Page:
New UFC contracts will ban fighters from many dangerous activities

After a motorcycle accident led to Jose Aldo missing what would have been the biggest featherweight fight in two years, UFC is attempting to contractually clamp down on a number of activites.

When featherweight champion Jose Aldo and Kyle Kingsbury were both injured riding motorcycles last month, the UFC found itself with yet another type of injury problem.

Injuries in training - a necessary and to an extent, unavoidable evil - have plagued the company the past two years in particular. But injuries from activities not even related to the competing and training in UFC just compounds that problem. While Kingsbury was scraped up, he didn't pull out of the Sept. 29 UFC on Fuel show, where he lost to Jimi Manuwa.

Aldo also didn't pull out at first, but after an infection in his leg stemming from the accident made it impossible to train, he pulled out of UFC 153, the show scheduled for this coming Saturday night in Rio de Janeiro, Brazil. Aldo's fight with Frankie Edgar was scheduled to headline and would have been the division's biggest fight in more than two years.

This past week, word got out that UFC is at least trying to rid itself as much as possible of non-sport related injuries. Like the NFL and a lot of other professional sports, new contracts are going to contain clauses that restrict fighters from participating in what is deemed dangerous activities.

The existence of the clause first came out from a video interview that Donald Cerrone did with Tracy Lee. Dana White has since confirmed the story as accurate to MMAfighting.com via text message.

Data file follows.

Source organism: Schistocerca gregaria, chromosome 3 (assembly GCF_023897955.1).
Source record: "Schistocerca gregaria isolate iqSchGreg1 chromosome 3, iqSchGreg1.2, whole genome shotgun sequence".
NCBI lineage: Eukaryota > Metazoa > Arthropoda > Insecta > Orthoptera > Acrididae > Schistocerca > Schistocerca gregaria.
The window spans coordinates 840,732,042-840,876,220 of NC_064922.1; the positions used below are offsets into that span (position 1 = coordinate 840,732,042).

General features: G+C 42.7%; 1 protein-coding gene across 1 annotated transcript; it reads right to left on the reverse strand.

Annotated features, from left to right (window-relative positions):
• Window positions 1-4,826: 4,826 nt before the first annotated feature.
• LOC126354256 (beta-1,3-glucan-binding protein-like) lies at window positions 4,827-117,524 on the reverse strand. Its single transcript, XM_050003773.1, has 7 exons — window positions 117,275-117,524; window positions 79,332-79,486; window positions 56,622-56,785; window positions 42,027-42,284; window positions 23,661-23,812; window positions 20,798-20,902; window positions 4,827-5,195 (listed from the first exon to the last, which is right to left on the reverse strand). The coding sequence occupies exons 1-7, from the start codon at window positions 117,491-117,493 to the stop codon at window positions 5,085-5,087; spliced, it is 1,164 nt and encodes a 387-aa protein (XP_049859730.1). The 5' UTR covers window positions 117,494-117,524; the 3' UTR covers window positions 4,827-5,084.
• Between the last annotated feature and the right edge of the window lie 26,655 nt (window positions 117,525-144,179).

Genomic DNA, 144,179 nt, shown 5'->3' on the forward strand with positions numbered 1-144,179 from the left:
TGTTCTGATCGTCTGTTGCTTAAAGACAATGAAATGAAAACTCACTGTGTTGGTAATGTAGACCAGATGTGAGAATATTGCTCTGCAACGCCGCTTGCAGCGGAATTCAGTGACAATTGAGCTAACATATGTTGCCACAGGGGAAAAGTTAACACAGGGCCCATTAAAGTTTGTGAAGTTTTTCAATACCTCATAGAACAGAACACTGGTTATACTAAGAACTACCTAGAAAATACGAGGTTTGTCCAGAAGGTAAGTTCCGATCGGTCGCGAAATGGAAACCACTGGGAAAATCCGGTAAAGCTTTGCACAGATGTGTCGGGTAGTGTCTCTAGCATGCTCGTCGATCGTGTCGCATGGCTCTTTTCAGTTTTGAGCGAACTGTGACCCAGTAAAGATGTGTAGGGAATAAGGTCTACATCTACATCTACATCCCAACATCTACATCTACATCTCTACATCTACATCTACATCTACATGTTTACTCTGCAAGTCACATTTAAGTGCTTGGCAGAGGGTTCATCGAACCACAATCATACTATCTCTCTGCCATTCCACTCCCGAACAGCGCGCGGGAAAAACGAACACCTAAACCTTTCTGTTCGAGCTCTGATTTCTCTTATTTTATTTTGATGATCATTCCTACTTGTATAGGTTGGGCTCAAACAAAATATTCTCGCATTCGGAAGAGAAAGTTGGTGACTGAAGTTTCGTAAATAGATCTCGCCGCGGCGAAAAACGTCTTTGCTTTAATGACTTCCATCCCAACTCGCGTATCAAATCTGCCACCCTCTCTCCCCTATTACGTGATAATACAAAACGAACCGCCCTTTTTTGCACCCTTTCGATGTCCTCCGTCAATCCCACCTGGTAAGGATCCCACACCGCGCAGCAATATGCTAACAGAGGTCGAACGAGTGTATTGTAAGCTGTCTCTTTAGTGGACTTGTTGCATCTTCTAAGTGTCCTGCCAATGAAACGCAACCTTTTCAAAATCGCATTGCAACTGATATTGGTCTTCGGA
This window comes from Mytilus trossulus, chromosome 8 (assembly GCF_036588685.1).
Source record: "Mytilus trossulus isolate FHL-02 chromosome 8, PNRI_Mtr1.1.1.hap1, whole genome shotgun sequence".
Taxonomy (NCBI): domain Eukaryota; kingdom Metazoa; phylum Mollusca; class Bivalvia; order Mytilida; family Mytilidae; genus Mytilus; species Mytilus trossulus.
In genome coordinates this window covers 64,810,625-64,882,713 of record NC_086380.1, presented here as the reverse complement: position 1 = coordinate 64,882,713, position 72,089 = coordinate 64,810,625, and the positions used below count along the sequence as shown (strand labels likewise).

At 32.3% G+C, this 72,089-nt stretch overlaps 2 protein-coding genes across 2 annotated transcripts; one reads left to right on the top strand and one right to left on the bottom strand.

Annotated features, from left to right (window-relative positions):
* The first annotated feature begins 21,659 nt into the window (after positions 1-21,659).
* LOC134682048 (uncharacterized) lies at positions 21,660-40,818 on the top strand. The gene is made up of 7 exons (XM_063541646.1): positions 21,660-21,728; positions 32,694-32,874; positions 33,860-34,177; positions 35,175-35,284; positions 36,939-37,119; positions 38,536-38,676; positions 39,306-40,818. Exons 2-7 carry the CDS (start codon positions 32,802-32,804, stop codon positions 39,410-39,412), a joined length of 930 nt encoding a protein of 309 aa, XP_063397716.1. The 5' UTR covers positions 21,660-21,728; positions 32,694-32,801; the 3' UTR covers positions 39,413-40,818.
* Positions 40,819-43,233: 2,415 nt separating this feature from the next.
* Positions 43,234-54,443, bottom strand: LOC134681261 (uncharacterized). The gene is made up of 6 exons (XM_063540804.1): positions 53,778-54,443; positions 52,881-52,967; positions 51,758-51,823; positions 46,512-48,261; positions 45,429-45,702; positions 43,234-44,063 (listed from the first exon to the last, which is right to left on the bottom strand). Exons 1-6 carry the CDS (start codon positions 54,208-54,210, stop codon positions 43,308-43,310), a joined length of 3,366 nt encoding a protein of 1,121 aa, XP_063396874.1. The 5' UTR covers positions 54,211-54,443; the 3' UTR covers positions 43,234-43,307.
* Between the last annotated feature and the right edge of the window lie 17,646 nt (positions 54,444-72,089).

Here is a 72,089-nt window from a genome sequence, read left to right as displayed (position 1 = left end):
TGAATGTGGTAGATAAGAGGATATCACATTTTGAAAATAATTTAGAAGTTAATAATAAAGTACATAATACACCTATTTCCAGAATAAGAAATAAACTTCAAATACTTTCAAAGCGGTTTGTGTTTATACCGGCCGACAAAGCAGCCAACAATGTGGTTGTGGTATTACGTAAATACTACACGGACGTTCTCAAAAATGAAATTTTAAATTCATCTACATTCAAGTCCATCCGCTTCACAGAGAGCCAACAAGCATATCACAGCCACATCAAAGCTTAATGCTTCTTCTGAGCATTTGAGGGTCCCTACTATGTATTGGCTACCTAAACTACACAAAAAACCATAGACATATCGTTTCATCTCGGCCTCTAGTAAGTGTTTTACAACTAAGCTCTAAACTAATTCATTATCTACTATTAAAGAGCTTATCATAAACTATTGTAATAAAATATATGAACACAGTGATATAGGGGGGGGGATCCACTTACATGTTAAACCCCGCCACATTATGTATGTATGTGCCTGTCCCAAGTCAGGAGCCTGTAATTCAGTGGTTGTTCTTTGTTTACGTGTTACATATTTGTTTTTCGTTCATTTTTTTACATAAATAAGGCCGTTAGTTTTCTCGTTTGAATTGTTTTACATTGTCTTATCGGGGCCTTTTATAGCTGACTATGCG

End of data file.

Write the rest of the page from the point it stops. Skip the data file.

The exact contract wording and full restrictions are unknown. These would be in all new contracts. Fighters with existing contracts would not have the clause put in place until it's time to negotiate a new deal. 

All fighters, however, are going to be soon aware the company is frowning on activities such as motorcycle riding, which is also banned in standard NFL and NBA contracts. 

"They say you can't snowboard, wakeboard, bungee jump, all kinds of ridiculous things," said Cerrone in the interview, where he talked about a new goal of becoming a professional wakeboarder. "Horseback riding, yeah, which, I own horses and I will not not ride them. So I guess I just have to sit down with Dana and figure this out. But that's who I am, you know. I'm just wild and crazy and I need these things. I can't get painted into a corner is what I'm saying. So I gotta figure it out."

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